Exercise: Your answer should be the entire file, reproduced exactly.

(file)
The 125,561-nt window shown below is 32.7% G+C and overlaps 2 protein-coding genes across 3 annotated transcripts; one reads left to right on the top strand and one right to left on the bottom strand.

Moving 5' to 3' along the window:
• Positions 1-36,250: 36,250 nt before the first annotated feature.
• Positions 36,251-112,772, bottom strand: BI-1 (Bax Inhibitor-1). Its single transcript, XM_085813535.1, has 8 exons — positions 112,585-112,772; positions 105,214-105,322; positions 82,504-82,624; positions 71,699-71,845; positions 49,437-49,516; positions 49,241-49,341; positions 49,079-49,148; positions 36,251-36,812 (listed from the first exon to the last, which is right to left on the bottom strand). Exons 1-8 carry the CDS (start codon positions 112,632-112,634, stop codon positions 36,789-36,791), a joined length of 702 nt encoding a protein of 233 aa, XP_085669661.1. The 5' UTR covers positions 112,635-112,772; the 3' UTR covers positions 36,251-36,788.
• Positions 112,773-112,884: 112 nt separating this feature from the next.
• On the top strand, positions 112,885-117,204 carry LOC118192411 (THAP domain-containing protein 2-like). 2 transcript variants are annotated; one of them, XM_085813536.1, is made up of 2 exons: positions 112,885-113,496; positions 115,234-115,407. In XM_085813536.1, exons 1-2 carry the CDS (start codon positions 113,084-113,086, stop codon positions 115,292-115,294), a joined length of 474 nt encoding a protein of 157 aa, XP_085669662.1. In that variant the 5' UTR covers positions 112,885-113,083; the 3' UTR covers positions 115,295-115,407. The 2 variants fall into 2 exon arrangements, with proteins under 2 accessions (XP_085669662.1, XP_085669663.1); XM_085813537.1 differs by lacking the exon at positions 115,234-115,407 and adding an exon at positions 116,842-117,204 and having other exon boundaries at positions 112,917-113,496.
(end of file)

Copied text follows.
The 125,561-nt window shown below is 32.7% G+C and overlaps 2 protein-coding genes across 3 annotated transcripts; one reads left to right on the top strand and one right to left on the bottom strand.

Moving 5' to 3' along the window:
• Positions 1-36,250: 36,250 nt before the first annotated feature.
• Positions 36,251-112,772, bottom strand: BI-1 (Bax Inhibitor-1). Its single transcript, XM_085813535.1, has 8 exons — positions 112,585-112,772; positions 105,214-105,322; positions 82,504-82,624; positions 71,699-71,845; positions 49,437-49,516; positions 49,241-49,341; positions 49,079-49,148; positions 36,251-36,812 (listed from the first exon to the last, which is right to left on the bottom strand). Exons 1-8 carry the CDS (start codon positions 112,632-112,634, stop codon positions 36,789-36,791), a joined length of 702 nt encoding a protein of 233 aa, XP_085669661.1. The 5' UTR covers positions 112,635-112,772; the 3' UTR covers positions 36,251-36,788.
• Positions 112,773-112,884: 112 nt separating this feature from the next.
• On the top strand, positions 112,885-117,204 carry LOC118192411 (THAP domain-containing protein 2-like). 2 transcript variants are annotated; one of them, XM_085813536.1, is made up of 2 exons: positions 112,885-113,496; positions 115,234-115,407. In XM_085813536.1, exons 1-2 carry the CDS (start codon positions 113,084-113,086, stop codon positions 115,292-115,294), a joined length of 474 nt encoding a protein of 157 aa, XP_085669662.1. In that variant the 5' UTR covers positions 112,885-113,083; the 3' UTR covers positions 115,295-115,407. The 2 variants fall into 2 exon arrangements, with proteins under 2 accessions (XP_085669662.1, XP_085669663.1); XM_085813537.1 differs by lacking the exon at positions 115,234-115,407 and adding an exon at positions 116,842-117,204 and having other exon boundaries at positions 112,917-113,496.